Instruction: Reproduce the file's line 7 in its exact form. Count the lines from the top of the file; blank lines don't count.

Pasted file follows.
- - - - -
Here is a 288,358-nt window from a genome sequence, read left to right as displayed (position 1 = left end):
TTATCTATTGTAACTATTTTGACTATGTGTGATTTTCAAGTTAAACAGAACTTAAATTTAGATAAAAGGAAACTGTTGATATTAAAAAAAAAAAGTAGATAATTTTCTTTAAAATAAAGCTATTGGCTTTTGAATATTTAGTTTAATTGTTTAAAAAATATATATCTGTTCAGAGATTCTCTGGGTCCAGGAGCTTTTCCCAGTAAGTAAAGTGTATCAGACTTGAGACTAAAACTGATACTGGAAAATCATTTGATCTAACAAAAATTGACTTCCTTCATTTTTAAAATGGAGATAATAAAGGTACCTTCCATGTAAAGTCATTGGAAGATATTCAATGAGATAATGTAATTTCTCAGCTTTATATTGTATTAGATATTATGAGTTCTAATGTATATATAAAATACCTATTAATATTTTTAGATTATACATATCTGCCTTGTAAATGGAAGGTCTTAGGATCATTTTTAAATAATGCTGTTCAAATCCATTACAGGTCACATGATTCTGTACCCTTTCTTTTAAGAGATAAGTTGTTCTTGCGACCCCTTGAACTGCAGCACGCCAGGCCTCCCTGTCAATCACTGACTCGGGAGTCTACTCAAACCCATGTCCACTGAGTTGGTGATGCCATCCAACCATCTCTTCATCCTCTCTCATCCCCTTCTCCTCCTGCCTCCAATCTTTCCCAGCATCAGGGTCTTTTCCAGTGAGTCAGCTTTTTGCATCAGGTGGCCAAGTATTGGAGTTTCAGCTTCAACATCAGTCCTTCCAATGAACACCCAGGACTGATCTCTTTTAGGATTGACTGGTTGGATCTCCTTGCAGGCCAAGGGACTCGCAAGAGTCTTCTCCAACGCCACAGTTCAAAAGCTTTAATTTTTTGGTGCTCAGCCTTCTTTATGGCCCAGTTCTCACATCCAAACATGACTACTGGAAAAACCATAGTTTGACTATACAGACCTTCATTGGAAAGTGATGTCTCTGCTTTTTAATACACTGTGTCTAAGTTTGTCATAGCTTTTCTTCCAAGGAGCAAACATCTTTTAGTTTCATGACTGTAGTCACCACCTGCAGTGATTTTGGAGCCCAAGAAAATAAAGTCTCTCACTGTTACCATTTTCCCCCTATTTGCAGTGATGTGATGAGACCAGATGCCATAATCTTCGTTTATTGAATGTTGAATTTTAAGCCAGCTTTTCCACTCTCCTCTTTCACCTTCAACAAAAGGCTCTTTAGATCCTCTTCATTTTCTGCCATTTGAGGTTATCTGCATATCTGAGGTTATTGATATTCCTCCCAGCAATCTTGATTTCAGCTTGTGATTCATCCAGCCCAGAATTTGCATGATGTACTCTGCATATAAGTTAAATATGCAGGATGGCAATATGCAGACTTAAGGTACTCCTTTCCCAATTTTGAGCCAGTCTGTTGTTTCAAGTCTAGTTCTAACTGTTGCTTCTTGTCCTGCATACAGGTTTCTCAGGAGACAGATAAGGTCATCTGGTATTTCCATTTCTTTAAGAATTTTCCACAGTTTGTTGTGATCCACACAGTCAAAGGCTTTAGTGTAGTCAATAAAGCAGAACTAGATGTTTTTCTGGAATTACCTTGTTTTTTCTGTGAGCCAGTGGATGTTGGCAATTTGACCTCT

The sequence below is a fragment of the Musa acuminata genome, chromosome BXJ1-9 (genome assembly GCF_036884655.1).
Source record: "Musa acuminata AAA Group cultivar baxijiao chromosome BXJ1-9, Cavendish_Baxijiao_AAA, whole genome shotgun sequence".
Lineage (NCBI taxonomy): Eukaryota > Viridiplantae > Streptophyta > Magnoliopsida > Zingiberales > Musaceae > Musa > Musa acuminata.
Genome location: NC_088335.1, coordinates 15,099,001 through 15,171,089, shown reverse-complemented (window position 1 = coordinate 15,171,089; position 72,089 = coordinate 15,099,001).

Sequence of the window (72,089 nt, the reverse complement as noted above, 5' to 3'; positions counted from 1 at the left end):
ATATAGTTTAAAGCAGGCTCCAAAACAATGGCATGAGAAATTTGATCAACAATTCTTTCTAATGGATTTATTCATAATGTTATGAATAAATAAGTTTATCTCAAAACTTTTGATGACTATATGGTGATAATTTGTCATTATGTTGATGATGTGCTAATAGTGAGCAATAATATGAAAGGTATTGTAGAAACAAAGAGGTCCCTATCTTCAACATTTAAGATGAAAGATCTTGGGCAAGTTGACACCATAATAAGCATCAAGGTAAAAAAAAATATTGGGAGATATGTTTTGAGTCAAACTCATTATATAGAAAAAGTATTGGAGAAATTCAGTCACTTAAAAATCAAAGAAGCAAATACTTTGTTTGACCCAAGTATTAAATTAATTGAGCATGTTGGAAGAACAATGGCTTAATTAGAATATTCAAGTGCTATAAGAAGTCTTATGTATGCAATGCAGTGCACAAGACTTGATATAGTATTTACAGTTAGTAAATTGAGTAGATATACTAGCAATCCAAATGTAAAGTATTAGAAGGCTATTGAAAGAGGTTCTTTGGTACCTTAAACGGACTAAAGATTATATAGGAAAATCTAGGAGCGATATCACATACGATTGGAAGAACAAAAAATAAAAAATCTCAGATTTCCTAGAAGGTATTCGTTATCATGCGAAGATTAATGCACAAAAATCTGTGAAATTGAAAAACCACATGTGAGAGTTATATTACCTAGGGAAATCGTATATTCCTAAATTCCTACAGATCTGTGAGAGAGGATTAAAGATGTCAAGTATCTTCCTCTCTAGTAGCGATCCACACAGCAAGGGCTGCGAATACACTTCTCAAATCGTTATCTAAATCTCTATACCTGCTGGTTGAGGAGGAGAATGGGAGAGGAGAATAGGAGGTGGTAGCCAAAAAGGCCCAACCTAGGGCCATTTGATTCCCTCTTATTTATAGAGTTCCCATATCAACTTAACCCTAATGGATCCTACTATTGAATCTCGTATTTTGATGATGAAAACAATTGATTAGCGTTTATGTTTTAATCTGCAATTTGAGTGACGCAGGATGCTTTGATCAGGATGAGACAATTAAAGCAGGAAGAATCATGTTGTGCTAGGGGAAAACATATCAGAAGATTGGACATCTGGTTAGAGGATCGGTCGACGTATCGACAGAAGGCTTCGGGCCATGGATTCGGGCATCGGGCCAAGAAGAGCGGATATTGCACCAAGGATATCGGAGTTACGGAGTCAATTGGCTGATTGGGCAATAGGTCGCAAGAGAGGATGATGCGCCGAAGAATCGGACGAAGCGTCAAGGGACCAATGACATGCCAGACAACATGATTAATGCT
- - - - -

Sequence of the window (72,089 nt, the reverse complement as noted above, 5' to 3'; positions counted from 1 at the left end):